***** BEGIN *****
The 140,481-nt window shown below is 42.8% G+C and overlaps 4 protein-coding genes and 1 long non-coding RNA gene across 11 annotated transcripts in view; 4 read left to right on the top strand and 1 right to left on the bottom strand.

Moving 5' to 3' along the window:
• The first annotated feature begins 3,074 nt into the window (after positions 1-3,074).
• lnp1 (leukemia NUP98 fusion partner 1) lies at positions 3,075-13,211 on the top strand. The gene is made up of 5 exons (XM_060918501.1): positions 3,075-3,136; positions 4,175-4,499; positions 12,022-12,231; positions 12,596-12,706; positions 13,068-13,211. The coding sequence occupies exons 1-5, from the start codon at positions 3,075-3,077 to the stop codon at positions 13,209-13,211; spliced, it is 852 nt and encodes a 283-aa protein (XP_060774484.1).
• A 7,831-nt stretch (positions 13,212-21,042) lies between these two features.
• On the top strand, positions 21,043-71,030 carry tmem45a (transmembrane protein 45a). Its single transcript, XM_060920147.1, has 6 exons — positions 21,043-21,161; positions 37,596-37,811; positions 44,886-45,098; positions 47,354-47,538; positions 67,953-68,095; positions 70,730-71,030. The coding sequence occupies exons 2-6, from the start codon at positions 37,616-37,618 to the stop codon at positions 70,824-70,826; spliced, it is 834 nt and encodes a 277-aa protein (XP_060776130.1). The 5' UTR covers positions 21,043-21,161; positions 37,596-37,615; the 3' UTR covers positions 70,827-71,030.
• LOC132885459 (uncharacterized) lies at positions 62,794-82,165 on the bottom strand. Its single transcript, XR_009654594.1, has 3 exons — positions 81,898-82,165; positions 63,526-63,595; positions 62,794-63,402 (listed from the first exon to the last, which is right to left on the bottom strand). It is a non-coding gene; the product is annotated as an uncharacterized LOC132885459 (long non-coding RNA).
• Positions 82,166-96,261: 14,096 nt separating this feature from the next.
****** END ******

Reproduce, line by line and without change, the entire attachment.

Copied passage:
The 140,481-nt window shown below is 42.8% G+C and overlaps 4 protein-coding genes and 1 long non-coding RNA gene across 11 annotated transcripts in view; 4 read left to right on the top strand and 1 right to left on the bottom strand.

Moving 5' to 3' along the window:
• The first annotated feature begins 3,074 nt into the window (after positions 1-3,074).
• lnp1 (leukemia NUP98 fusion partner 1) lies at positions 3,075-13,211 on the top strand. The gene is made up of 5 exons (XM_060918501.1): positions 3,075-3,136; positions 4,175-4,499; positions 12,022-12,231; positions 12,596-12,706; positions 13,068-13,211. The coding sequence occupies exons 1-5, from the start codon at positions 3,075-3,077 to the stop codon at positions 13,209-13,211; spliced, it is 852 nt and encodes a 283-aa protein (XP_060774484.1).
• A 7,831-nt stretch (positions 13,212-21,042) lies between these two features.
• On the top strand, positions 21,043-71,030 carry tmem45a (transmembrane protein 45a). Its single transcript, XM_060920147.1, has 6 exons — positions 21,043-21,161; positions 37,596-37,811; positions 44,886-45,098; positions 47,354-47,538; positions 67,953-68,095; positions 70,730-71,030. The coding sequence occupies exons 2-6, from the start codon at positions 37,616-37,618 to the stop codon at positions 70,824-70,826; spliced, it is 834 nt and encodes a 277-aa protein (XP_060776130.1). The 5' UTR covers positions 21,043-21,161; positions 37,596-37,615; the 3' UTR covers positions 70,827-71,030.
• LOC132885459 (uncharacterized) lies at positions 62,794-82,165 on the bottom strand. Its single transcript, XR_009654594.1, has 3 exons — positions 81,898-82,165; positions 63,526-63,595; positions 62,794-63,402 (listed from the first exon to the last, which is right to left on the bottom strand). It is a non-coding gene; the product is annotated as an uncharacterized LOC132885459 (long non-coding RNA).
• Positions 82,166-96,261: 14,096 nt separating this feature from the next.